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Saturday, September 8, 2012

Dirty Politics, 1940

FDR recorded some of his White House conversations.  In August 1940, he spoke to aide Lowell Mellet about his campaign against Republican Wendell Willkie.  He raised the possibility of launching a whispering campaign about Willkie's illicit affair.  Democrats never executed the plan, in part because Willkie ran a generally clean campaign and in part because FDR had his own vulnerabilities on that subject.
FDR : Uh, Lowell, on this … ah … thing. I don’t know if you remember, we were talking about the story… and so forth and so on. There was a fellow once upon a time who was named Daugherty, and he helped to run Harding’s campaign against the Democrats. He was slick as hell. He went down through an agent to a Methodist minister in Marion, the town where Harding’s mother and grandmother came from. This friend of Daugherty’s got hold of the Methodist minister and told him the story about Harding’s mother having a Negro mother. In other words, Daugherty planted it on the Methodist minister, who was a Democrat, and showed him certain papers … that proved the case. The Methodist minister, who was a Democrat, got all upset and he started the story all over the place. The press took it up, and it was the most terrific boomerang against us .
Now I agree with you that there is… so far as the Old Man [presumably F.D.R. himself] goes, we can’t use it…. [Here the tape becomes momentarily—and maddeningly—unintelligible.]
[We can] spread it as a word-of-mouth thing, or by some people way, way down the line . We can’t have any of our principal speakers refer to it, but the people down the line can get it out [he rapped on his desk]. I mean the Congress speakers, and state speakers, and so forth. They can use the raw material…. Now, now , if they want to play dirty politics in the end, we’ve got our own people…. Now, you’d be amazed at how this story about the gal is spreading around the country….
MELLETT : It’s Out….
FDR : Awful nice gal, writes for the magazine and so forth and so on, a book reviewer. But nevertheless, there is the fact . And one very good way of bringing it out is by calling attention to the parallel in conversation…. Jimmy Walker, once upon a time, was living openly with this gal all over New York, including the house across the street from me…. She was an extremely attractive little tart…. Jimmy and his wife had separated—for all intents and purposes they had separated. And it came to my trial—before me was Jimmy Walker, nineteen hundred and thirty-two, and Jimmy goes and hires his former wife, for ten thousand dollars, to come up to Albany on a Saturday—Jimmy was a good Catholic and he hadn’t been to church in five whole years—and he paid his wife ten thousand dollars to go up there, to Albany, on a Friday afternoon, after my trial had finished for the week—we were to go on on Monday. Jimmy had never spent a Sunday in Albany in his life, but Mrs. Walker comes up to Albany, lives with him ostensibly in the same suite in the hotel, and on Sunday the two of them go to Mass at the Albany Cathedral together. Price? Ten thousand dollars ….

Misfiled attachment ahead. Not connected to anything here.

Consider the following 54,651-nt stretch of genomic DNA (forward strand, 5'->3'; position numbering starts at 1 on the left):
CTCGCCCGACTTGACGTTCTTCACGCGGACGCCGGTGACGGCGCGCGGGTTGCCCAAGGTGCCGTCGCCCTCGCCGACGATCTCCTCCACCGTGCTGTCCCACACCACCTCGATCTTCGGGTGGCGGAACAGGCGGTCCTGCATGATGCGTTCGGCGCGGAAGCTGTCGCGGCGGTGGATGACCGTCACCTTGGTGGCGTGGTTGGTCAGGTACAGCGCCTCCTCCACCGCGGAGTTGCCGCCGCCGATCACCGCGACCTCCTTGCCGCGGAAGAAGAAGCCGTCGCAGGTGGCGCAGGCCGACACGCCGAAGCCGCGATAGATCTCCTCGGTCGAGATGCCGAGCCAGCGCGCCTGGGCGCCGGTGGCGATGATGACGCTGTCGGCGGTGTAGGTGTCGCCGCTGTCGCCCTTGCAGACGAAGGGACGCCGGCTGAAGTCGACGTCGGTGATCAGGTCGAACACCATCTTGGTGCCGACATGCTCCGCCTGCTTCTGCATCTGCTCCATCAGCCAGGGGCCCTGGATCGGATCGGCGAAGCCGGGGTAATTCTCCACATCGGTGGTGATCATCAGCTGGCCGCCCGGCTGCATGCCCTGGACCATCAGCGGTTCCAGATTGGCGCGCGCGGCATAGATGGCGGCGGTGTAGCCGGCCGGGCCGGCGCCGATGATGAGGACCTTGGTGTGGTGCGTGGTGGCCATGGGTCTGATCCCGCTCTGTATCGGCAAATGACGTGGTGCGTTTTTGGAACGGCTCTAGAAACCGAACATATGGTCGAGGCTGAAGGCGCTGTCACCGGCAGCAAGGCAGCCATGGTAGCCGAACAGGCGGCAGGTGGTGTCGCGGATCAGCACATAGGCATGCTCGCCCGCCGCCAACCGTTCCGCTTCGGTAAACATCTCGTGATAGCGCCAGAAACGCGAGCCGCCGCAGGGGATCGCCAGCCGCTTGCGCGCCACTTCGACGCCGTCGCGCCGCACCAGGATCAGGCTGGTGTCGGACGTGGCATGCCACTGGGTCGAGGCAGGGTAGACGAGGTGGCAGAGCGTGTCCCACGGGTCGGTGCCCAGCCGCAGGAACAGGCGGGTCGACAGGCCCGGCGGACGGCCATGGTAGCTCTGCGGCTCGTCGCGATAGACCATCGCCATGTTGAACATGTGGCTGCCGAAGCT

Now, now Mrs. Willkie may not have been hired , but in effect she’s been hired to return to Wendell and smile and make this campaign with him. Now, whether there was a money price behind it, I don’t know , but it’s the same idea….
FDR's overt campaign was rough enough.  Here is what he said in Brooklyn on November 1, 1940:
Something evil is happening in this country when a full page advertisement against this Administration, paid for by Republican supporters, appears—where, of all places?— in the Daily Worker, the newspaper of the Communist Party.
Something evil is happening in this country when vast quantities of Republican campaign literature are distributed by organizations that make no secret of their admiration for the dictatorship form of government.
Those forces hate democracy and Christianity as two phases of the same civilization. They oppose democracy because it is Christian. They oppose Christianity because it preaches democracy.